TWO years ago Sue Hockney would admit she knew next to nothing about gardening.
This year, working entirely from her wheelchair, she grew 2,000 flowering plants in her conservatory and planted them in beds, borders and 500 ornamental containers.
The display she created was so spectacular that her garden qualified at the first attempt for opening to the public under the prestigious National Garden Scheme (NGS).
Sue, from Crosby, Merseyside, worked as a hairdresser before moving with husband Robbie to a cottage in North Wales 16 years ago. The cottage was picturesque but the garden very ordinary – until Sue arrived on the scene.
“That was when a friend gave us two beautiful hanging baskets for the front of the house,” said Sue, 56.
“It really got me interested and the next year I started growing flowers. Begonias were my favourites at first and I still grow them – about 120 this year.”
She started sending away for seeds, collecting unusual pots and planning a transformation of the garden. Robbie made garden structures, re-laid paths and fitted ramps to improve access round the plot.
The resulting garden is both dazzling and intriguing with vivid flower displays leading to formal corners, rustic seats in secluded shade and humorously stagey features framed by climbing roses and sweet peas.
Some garden designers consider there are strict rules for plant combinations. Sue, an experienced amateur artist, ignores any such constraints.
Blue echiums sprout by multi-coloured petunias; pink antirrhinums merge with maroon and lilac cosmos daisies; and a mix of purple heliotropes, red dahlias, and blue scaevola create glorious chaos.
The trailing branches of Lysimachia nummularia Aurea, the golden-leaved creeping jenny, trail elegantly from containers.
For coolness there is a border of creamy-green Hydrangea paniculata Limelight and for contrast clipped topiary, tall groups of ornamental kale, the serene foliage shrub Persicaria Red Dragon and the unusual Dianthus barbatus Green Wicky which has spiky emerald flowers.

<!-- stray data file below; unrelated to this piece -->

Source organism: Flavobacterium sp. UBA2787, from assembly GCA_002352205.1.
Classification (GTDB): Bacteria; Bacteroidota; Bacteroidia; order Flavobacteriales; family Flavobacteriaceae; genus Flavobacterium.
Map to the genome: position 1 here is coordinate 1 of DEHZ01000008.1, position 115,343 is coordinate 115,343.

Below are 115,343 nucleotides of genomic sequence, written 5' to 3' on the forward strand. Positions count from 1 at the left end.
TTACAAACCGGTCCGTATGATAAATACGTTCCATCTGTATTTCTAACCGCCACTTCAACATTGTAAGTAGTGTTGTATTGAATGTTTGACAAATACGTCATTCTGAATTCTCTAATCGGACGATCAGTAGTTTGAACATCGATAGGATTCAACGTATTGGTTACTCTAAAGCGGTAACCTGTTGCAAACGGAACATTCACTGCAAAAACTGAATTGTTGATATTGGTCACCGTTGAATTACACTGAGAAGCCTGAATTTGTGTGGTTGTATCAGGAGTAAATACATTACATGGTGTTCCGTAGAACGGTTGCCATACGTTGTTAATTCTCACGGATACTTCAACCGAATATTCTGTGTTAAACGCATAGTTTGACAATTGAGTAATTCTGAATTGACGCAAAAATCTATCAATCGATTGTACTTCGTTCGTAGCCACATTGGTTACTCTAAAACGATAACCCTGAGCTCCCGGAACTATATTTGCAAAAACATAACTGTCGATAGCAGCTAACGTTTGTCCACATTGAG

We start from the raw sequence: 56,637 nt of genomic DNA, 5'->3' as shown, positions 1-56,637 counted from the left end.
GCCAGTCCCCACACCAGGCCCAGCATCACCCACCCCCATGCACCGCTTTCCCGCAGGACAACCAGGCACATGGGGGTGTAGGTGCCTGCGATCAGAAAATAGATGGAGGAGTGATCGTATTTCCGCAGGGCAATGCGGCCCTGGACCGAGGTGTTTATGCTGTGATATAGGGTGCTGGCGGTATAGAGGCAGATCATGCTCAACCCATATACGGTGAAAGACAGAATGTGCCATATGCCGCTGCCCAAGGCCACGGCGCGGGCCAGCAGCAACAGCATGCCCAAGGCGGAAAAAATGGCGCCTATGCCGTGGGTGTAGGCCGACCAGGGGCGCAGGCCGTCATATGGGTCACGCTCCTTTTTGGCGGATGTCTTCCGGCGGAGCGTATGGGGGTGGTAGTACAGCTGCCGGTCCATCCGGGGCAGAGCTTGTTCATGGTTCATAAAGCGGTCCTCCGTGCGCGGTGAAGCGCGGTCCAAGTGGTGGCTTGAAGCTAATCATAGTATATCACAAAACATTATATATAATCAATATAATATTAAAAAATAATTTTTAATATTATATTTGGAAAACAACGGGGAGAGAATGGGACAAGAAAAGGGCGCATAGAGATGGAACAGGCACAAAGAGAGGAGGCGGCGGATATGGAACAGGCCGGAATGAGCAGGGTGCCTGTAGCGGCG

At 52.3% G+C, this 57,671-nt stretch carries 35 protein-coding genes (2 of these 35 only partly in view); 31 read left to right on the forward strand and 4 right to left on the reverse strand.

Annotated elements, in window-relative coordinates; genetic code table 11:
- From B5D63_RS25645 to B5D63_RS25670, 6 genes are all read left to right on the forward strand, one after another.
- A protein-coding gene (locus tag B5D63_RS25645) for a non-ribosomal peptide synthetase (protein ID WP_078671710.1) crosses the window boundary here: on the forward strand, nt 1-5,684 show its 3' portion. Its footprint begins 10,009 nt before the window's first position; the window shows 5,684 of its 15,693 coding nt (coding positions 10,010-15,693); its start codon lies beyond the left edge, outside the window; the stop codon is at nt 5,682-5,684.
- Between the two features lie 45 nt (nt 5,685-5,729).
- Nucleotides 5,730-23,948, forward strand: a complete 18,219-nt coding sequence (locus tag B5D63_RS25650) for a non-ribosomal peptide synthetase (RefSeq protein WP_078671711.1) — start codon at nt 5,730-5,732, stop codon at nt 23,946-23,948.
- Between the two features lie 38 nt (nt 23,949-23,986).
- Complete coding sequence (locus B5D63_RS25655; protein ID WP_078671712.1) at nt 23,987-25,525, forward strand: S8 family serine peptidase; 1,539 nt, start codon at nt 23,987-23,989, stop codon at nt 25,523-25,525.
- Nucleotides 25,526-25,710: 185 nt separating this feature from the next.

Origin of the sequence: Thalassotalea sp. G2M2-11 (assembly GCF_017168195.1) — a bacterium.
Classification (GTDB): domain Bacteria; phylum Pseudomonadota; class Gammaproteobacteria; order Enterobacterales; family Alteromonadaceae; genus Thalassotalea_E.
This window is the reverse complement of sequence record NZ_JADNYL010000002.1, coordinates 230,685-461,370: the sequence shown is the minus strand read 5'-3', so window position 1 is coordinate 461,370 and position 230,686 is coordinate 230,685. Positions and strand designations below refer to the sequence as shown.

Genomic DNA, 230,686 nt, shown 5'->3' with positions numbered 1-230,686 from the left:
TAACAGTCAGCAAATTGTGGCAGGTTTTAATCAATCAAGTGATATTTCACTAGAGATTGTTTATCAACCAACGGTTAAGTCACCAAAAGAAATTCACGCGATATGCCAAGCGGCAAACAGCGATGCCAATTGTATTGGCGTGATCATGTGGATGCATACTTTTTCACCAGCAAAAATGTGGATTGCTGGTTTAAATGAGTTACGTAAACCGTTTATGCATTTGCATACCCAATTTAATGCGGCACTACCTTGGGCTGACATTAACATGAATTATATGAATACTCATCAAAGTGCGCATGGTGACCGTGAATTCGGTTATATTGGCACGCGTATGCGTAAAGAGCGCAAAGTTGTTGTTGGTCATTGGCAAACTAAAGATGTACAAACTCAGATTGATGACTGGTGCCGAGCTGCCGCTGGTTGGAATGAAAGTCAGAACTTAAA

Diagnosed with facioscapulohumeral muscular dystrophy at the age of 14, Sue has needed a wheelchair for the past six years. “I have a basic Flexmobil wheelchair which enables me to do most of the sowing and planting using standard tools, though my Helping Hand grabber comes in useful, too.
“There are 87 species and varieties in the garden this year and I grew most of them from seed.
“I had so many plants that they filled the conservatory. When it came to planting out, there were too many for the garden so we have given a lot away but also planted them in containers along the lane beside our house and my son Chris has a collection of pots outside his hairdressing salon in Ruthin.”
The garden, at Neuadd Wen (White Hall) in the village of Llanfihangel Glyn Myfyr, between Ruthin and Bala, was open by appointment throughout July and August.
Admission charges and teas – served with irresistible cream-and-jam scones – have raised well over £400 for the NGS. She plans to open again next year.
The NGS, which started more than 100 years ago, has donated £58m to nursing and health charities, including £3m from 2018 alone. This year 3,500 gardens opened to the public. Main beneficiaries are Macmillan Cancer Support, Marie Curie, Hospice UK and the Queen’s Nursing Institute.